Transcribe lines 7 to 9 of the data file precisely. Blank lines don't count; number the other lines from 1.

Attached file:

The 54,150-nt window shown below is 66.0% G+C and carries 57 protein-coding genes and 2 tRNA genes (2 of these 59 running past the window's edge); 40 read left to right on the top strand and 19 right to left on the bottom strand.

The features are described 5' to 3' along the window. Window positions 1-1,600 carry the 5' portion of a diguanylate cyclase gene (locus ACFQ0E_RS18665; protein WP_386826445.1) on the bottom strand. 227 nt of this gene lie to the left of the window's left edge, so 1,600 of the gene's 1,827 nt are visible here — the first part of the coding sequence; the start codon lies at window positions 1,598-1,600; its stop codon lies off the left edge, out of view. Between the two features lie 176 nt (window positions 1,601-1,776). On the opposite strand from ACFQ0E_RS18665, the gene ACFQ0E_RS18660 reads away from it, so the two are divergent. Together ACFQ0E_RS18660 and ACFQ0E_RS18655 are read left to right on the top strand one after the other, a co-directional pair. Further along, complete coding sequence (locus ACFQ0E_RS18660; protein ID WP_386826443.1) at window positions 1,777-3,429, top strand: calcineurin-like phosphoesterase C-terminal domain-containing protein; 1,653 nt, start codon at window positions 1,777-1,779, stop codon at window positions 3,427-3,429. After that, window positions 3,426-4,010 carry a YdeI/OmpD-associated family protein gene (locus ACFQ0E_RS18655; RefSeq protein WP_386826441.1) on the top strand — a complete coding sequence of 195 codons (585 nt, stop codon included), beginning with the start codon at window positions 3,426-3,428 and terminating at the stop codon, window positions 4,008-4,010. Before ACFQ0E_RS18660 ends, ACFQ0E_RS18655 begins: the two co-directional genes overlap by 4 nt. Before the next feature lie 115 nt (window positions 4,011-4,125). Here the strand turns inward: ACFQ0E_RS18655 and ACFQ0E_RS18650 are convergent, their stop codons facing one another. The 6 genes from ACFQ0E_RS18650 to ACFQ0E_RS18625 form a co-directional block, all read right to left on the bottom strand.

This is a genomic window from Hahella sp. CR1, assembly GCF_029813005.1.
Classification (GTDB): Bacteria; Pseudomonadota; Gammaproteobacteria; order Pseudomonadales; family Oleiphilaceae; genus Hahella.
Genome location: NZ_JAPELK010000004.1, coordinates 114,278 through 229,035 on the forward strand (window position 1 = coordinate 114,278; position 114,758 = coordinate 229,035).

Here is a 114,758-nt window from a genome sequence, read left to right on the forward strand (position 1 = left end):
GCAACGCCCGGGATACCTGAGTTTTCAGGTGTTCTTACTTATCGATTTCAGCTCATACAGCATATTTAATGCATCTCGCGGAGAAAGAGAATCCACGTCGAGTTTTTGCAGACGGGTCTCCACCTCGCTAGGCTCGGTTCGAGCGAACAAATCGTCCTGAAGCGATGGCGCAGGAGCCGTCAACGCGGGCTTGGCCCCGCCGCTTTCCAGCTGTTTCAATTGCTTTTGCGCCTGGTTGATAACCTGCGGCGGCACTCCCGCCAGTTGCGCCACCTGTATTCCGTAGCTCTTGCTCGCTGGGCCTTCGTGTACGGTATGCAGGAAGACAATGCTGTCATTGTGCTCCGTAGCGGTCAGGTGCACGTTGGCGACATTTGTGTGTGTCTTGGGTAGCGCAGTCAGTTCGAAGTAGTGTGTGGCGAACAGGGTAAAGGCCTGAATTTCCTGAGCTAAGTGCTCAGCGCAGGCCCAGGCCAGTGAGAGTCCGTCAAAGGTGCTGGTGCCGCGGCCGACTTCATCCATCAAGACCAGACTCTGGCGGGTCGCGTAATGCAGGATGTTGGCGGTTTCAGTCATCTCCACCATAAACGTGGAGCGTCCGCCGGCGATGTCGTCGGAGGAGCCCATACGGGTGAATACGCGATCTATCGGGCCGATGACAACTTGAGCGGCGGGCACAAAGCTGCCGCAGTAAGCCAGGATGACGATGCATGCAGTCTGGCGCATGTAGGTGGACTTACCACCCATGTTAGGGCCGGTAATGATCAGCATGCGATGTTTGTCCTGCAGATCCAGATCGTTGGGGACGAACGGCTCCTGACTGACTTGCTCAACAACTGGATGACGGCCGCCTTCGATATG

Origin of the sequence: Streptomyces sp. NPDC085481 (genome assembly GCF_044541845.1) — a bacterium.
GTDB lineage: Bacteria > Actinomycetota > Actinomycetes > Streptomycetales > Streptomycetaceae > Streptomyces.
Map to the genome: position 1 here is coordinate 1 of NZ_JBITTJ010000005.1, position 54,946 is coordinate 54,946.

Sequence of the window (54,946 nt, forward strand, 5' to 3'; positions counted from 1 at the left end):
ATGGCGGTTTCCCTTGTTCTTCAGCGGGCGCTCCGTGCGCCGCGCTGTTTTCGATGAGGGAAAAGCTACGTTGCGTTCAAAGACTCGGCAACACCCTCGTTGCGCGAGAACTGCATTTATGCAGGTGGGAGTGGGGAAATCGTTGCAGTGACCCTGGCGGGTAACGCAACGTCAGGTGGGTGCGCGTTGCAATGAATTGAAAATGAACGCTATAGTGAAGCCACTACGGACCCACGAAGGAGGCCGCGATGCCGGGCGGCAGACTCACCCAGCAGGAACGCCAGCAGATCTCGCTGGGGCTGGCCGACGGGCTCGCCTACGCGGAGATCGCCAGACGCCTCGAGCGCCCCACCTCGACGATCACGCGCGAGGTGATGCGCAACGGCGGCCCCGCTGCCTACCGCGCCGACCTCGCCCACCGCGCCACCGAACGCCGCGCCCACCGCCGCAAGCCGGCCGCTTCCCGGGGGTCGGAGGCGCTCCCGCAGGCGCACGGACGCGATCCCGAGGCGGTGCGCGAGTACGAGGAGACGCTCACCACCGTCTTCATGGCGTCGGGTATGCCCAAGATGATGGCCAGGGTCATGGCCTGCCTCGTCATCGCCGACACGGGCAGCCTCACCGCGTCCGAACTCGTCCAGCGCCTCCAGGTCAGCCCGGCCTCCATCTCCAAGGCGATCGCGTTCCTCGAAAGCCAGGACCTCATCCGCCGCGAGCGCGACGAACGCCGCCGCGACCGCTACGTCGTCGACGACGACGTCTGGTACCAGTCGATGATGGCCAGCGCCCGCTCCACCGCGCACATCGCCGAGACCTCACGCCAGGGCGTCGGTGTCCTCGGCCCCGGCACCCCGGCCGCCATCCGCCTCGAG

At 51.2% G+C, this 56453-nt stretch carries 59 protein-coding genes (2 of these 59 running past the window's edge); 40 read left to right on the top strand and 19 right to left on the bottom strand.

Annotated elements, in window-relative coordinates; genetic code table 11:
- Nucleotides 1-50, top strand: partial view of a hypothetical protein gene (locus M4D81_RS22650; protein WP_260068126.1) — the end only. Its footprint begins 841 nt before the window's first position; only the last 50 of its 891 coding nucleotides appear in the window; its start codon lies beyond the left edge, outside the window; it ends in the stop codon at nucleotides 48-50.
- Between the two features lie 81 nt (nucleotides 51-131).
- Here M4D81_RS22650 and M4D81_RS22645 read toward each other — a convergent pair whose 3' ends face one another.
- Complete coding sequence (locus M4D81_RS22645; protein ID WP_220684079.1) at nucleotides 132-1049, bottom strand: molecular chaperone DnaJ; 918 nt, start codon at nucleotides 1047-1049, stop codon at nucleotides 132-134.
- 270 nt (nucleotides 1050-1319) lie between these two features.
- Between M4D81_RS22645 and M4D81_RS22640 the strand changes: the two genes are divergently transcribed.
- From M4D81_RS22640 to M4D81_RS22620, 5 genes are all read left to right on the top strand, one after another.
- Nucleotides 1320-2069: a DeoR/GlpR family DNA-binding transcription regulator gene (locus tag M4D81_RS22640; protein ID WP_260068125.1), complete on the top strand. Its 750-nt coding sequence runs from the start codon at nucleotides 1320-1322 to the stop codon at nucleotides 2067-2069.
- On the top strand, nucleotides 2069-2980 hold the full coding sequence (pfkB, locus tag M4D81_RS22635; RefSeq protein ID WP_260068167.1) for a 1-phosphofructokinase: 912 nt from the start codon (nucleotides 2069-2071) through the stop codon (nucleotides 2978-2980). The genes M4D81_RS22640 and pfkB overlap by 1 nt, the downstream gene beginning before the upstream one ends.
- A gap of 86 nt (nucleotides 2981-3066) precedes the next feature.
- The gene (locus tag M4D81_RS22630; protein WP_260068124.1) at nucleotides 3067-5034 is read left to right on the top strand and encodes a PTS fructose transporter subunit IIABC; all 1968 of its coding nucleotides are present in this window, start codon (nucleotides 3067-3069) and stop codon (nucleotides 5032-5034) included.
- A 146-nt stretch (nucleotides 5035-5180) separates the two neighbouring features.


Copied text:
GCAACGCCCGGGATACCTGAGTTTTCAGGTGTTCTTACTTATCGATTTCAGCTCATACAGCATATTTAATGCATCTCGCGGAGAAAGAGAATCCACGTCGAGTTTTTGCAGACGGGTCTCCACCTCGCTAGGCTCGGTTCGAGCGAACAAATCGTCCTGAAGCGATGGCGCAGGAGCCGTCAACGCGGGCTTGGCCCCGCCGCTTTCCAGCTGTTTCAATTGCTTTTGCGCCTGGTTGATAACCTGCGGCGGCACTCCCGCCAGTTGCGCCACCTGTATTCCGTAGCTCTTGCTCGCTGGGCCTTCGTGTACGGTATGCAGGAAGACAATGCTGTCATTGTGCTCCGTAGCGGTCAGGTGCACGTTGGCGACATTTGTGTGTGTCTTGGGTAGCGCAGTCAGTTCGAAGTAGTGTGTGGCGAACAGGGTAAAGGCCTGAATTTCCTGAGCTAAGTGCTCAGCGCAGGCCCAGGCCAGTGAGAGTCCGTCAAAGGTGCTGGTGCCGCGGCCGACTTCATCCATCAAGACCAGACTCTGGCGGGTCGCGTAATGCAGGATGTTGGCGGTTTCAGTCATCTCCACCATAAACGTGGAGCGTCCGCCGGCGATGTCGTCGGAGGAGCCCATACGGGTGAATACGCGATCTATCGGGCCGATGACAACTTGAGCGGCGGGCACAAAGCTGCCGCAGTAAGCCAGGATGACGATGCATGCAGTCTGGCGCATGTAGGTGGACTTACCACCCATGTTAGGGCCGGTAATGATCAGCATGCGATGTTTGTCCTGCAGATCCAGATCGTTGGGGACGAACGGCTCCTGACTGACTTGCTCAACAACTGGATGACGGCCGCCTTCGATATG

Origin of the sequence: Streptomyces sp. NPDC085481 (genome assembly GCF_044541845.1) — a bacterium.
GTDB lineage: Bacteria > Actinomycetota > Actinomycetes > Streptomycetales > Streptomycetaceae > Streptomyces.